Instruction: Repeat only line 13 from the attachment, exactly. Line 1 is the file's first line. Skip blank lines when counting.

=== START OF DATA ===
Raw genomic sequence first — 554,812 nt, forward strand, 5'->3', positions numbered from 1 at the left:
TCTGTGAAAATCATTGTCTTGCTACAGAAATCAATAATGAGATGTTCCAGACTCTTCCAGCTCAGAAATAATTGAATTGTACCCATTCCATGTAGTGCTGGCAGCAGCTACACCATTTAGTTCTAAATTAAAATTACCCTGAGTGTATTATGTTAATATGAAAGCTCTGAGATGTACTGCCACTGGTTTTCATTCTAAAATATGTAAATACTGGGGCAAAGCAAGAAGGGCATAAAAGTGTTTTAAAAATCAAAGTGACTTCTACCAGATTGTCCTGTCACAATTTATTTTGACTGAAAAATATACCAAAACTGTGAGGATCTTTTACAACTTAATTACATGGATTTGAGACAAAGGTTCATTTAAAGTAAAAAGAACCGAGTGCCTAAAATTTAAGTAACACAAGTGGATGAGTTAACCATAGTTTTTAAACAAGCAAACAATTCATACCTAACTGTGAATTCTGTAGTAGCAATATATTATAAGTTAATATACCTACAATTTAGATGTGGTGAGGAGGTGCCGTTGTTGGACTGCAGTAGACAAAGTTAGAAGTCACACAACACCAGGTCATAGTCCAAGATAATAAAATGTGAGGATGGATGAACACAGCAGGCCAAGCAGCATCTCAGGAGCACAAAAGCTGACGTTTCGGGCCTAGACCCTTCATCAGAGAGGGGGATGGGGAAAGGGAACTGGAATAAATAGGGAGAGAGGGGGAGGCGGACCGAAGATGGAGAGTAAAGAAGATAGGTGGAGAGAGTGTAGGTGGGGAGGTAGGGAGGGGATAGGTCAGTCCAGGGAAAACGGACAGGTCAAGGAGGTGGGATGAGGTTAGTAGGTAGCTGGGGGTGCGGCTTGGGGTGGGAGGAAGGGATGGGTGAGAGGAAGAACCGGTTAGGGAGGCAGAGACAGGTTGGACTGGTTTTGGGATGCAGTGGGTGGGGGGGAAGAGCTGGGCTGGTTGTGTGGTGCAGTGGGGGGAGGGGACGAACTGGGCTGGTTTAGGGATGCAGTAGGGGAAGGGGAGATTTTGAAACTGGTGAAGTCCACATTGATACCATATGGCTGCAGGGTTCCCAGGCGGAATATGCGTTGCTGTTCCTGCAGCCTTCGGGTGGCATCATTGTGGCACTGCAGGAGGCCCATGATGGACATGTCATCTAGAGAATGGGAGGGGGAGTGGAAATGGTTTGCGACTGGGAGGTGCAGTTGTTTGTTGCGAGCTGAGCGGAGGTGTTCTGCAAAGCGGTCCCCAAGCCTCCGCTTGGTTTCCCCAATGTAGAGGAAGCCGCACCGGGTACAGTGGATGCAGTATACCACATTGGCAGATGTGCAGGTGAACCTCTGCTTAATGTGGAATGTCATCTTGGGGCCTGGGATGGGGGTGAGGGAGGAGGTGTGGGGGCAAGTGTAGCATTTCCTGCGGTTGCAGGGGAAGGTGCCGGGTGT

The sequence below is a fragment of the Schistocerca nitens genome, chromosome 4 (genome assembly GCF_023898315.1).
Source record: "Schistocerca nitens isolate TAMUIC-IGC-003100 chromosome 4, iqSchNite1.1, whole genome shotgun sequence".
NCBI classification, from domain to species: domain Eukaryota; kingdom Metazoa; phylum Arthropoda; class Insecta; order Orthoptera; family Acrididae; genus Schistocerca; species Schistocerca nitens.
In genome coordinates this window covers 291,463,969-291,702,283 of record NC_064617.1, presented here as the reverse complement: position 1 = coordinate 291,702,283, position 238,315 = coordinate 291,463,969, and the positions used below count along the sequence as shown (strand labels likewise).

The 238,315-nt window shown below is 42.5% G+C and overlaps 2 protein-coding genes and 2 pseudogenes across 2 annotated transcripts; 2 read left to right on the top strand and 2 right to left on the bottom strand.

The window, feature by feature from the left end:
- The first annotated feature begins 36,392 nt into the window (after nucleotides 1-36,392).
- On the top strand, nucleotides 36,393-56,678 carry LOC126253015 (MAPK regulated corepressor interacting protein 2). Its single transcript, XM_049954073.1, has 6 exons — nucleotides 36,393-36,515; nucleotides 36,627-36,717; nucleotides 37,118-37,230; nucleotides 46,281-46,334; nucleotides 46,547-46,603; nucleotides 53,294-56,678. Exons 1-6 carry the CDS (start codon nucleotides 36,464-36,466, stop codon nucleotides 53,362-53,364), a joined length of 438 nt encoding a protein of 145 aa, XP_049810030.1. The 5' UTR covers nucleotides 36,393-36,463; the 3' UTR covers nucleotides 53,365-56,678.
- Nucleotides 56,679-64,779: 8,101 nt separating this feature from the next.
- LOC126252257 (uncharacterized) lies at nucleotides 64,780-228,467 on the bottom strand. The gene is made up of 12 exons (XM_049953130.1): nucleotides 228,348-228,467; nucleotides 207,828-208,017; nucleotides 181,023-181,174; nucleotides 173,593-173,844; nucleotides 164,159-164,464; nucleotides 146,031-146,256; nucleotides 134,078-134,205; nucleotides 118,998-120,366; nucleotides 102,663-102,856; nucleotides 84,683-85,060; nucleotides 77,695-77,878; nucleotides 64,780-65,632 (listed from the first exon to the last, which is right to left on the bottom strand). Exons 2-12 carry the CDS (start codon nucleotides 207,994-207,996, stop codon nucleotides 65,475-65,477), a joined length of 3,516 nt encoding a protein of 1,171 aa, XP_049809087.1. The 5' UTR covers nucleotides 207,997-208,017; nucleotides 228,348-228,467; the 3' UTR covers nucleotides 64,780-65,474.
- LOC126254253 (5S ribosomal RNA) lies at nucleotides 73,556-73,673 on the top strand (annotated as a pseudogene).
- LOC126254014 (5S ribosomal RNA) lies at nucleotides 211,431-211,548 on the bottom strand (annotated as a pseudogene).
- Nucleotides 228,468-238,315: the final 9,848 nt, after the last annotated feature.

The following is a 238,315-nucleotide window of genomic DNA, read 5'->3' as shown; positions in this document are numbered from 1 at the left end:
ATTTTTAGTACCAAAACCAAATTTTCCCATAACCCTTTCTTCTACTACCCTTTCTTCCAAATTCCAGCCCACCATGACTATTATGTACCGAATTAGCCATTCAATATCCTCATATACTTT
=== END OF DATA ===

- LOC126254253 (5S ribosomal RNA) lies at nucleotides 73,556-73,673 on the top strand (annotated as a pseudogene).